The information obtained by the Inquiry will also be evaluated with the help of scientific projects by Inquiry staff members and other scientists. The Inquiry regularly reports its findings to the public and makes action recommendations to politicians and society. The sole purpose of processing your details is to enable us to evaluate and report it.

You are also welcome to contact us for information through our free-of-charge “service hotline” (Tel.: 0800 40 300 40, office hours: Mondays, Wednesdays and Fridays: 9 am – 2 pm; Tuesdays and Thursdays: 3 pm – 8 pm.

Audio recordings using your own recording device are not possible for data protection reasons and to protect third parties. Names, locations and other references that might enable conclusions to be drawn about you, your family or the perpetrator will be made unrecognisable in the summary or transcription of the audio recording. This is not possible with sound recordings, which is why we treat them in accordance with special data protection measures and subject them to deletion periods.

4. Who will be given your details?

If your hearing is to be conducted by a hearing officer or officers, we will pass on your contact details and the initial information you have given us about what you want to report to the hearing officer(s). You will be informed about who the specific hearing officer(s) is/are before your details are passed on. You have one week to notify us that you do not want the hearing to be conducted by this/these hearing officer(s). If necessary, the hearing officer(s) will provide your contact details to a specialist counselling centre that should be consulted for a preparatory and/or follow-up discussion with you.

Hearings are held at the Inquiry’s office. The hearing teams create summaries for all of the hearings; some of the hearings are written down (transcribed). Names, locations, people or institutions that could be used to identify you personally are deleted from the summaries and transcripts (pseudonymised). The pseudonymised details are also recorded in our database.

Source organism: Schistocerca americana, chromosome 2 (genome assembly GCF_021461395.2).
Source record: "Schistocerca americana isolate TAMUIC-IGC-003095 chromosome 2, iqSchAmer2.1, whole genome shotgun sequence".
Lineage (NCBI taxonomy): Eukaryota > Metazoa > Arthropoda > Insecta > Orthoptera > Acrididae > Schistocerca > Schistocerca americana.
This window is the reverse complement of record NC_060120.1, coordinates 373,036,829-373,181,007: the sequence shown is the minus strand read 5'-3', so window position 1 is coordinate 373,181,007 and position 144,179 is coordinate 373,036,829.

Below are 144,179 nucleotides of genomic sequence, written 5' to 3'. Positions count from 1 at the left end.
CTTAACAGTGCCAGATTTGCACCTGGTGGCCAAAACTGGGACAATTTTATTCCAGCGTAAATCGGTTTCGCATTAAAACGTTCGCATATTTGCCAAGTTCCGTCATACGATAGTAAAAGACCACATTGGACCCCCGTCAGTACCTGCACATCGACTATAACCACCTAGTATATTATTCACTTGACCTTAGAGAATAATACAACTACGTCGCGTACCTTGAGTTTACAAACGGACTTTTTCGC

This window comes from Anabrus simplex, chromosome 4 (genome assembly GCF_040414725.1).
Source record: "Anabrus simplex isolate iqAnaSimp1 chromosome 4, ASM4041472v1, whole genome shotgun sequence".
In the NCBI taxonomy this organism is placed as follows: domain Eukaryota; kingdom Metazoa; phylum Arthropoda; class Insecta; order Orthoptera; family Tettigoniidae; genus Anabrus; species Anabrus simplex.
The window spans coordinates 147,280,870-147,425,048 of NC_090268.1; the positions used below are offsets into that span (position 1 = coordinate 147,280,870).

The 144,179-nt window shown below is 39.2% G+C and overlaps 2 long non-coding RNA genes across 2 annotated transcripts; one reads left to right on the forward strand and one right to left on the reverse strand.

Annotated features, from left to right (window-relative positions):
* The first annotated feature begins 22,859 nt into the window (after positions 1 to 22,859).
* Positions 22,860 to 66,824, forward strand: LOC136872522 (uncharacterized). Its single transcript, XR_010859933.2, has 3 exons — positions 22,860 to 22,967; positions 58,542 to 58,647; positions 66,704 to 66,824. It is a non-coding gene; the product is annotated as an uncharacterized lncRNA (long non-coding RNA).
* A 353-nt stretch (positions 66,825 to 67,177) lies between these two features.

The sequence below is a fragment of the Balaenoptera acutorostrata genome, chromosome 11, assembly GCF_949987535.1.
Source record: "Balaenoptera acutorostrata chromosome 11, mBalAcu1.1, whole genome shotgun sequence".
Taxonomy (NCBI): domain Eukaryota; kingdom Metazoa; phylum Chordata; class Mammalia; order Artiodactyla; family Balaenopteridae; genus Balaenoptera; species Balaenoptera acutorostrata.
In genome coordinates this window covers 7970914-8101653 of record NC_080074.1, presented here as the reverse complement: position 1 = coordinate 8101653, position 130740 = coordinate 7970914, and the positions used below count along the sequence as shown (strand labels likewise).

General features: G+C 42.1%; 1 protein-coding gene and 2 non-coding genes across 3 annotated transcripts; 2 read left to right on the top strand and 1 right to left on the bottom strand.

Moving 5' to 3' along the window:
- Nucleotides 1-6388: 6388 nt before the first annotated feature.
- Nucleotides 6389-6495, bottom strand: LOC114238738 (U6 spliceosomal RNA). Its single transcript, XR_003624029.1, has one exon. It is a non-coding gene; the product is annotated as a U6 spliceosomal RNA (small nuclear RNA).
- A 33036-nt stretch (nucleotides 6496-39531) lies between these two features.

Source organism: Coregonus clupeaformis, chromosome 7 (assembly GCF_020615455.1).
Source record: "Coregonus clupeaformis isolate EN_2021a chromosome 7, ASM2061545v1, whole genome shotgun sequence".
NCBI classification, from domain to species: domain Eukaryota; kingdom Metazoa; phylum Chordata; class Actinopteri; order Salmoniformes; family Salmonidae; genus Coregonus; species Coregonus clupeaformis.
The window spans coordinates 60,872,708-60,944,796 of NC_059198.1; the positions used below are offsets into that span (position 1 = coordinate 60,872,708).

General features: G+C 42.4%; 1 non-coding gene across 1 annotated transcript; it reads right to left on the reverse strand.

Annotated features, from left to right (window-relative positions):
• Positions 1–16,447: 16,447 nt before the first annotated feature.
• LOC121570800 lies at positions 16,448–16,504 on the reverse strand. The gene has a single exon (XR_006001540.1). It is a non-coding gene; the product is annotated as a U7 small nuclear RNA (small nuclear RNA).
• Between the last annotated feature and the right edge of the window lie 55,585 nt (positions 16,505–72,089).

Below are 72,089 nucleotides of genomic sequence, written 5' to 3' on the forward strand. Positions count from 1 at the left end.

The Inquiry’s office is supported during these various document management steps by the “textpool-berlin” and “MedSOK Krüger e.K.” support offices, the Federal Office for Family Affairs, Senior Citizens, Women and Youth and the N.I.N.A. e. V. (National hotline, network and contact point for sexual violence against girls and boys) specialist advice centre. NINA e.V. also bears technical responsibility for the service hotline.

Everyone involved in the process has been carefully selected and they are committed to ensuring that appropriate technical and organisational measures are always in place to provide the required level of data protection. The Inquiry’s office ensures compliance with this obligation through close cooperation and continuous checks.

So that your details can be evaluated as described under section 3., we pass it on to the institutes and scientists named there and on our website at: www.aufarbeitungskommission.de/projekte. Only pseudonymised (see above) summaries and transcripts that have no personal references for the recipients are passed on. We will also replace the pseudonym that was used during the hearing with another pseudonym. Audio recordings and other documents that could be used to identify you always remain in the Inquiry’s office.

Your details will only be processed within the EU’s member states or another country that is a signatory to the European Economic Area Agreement.

Your name or other details that might make you identifiable will not be mentioned in any the Inquiry’s publications or the above-mentioned scientific projects. Your details might be reproduced verbatim in one of the Inquiry’s reports or a publication. Here, too, we will ensure that the quote will not allow any conclusions to be made about you as a person (pseudonymised). If it is a long quote (i.e. more than two sentences), we will only quote you if you specifically consent to this.

5. How long will your details be kept or stored?